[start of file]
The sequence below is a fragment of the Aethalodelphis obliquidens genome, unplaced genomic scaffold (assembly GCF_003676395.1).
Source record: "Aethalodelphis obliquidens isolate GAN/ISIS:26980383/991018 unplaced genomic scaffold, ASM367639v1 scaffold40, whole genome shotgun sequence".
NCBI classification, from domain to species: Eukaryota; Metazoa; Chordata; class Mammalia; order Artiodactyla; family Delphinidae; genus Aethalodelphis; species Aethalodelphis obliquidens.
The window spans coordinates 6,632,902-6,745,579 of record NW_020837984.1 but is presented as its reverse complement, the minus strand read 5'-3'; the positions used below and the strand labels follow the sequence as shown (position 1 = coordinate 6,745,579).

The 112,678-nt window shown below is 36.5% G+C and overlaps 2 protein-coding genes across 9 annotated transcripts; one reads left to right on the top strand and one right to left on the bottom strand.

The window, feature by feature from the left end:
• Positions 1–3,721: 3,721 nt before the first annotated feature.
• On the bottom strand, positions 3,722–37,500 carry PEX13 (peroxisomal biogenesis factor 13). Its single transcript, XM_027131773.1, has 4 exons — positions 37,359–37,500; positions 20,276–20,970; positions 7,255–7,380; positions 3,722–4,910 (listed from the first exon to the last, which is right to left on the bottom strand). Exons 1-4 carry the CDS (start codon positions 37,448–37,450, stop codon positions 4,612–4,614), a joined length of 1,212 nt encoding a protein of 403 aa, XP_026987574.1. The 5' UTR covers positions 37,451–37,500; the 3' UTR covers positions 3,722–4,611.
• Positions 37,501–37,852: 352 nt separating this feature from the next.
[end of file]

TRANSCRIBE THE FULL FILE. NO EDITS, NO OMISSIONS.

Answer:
The sequence below is a fragment of the Aethalodelphis obliquidens genome, unplaced genomic scaffold (assembly GCF_003676395.1).
Source record: "Aethalodelphis obliquidens isolate GAN/ISIS:26980383/991018 unplaced genomic scaffold, ASM367639v1 scaffold40, whole genome shotgun sequence".
NCBI classification, from domain to species: Eukaryota; Metazoa; Chordata; class Mammalia; order Artiodactyla; family Delphinidae; genus Aethalodelphis; species Aethalodelphis obliquidens.
The window spans coordinates 6,632,902-6,745,579 of record NW_020837984.1 but is presented as its reverse complement, the minus strand read 5'-3'; the positions used below and the strand labels follow the sequence as shown (position 1 = coordinate 6,745,579).

The 112,678-nt window shown below is 36.5% G+C and overlaps 2 protein-coding genes across 9 annotated transcripts; one reads left to right on the top strand and one right to left on the bottom strand.

The window, feature by feature from the left end:
• Positions 1–3,721: 3,721 nt before the first annotated feature.
• On the bottom strand, positions 3,722–37,500 carry PEX13 (peroxisomal biogenesis factor 13). Its single transcript, XM_027131773.1, has 4 exons — positions 37,359–37,500; positions 20,276–20,970; positions 7,255–7,380; positions 3,722–4,910 (listed from the first exon to the last, which is right to left on the bottom strand). Exons 1-4 carry the CDS (start codon positions 37,448–37,450, stop codon positions 4,612–4,614), a joined length of 1,212 nt encoding a protein of 403 aa, XP_026987574.1. The 5' UTR covers positions 37,451–37,500; the 3' UTR covers positions 3,722–4,611.
• Positions 37,501–37,852: 352 nt separating this feature from the next.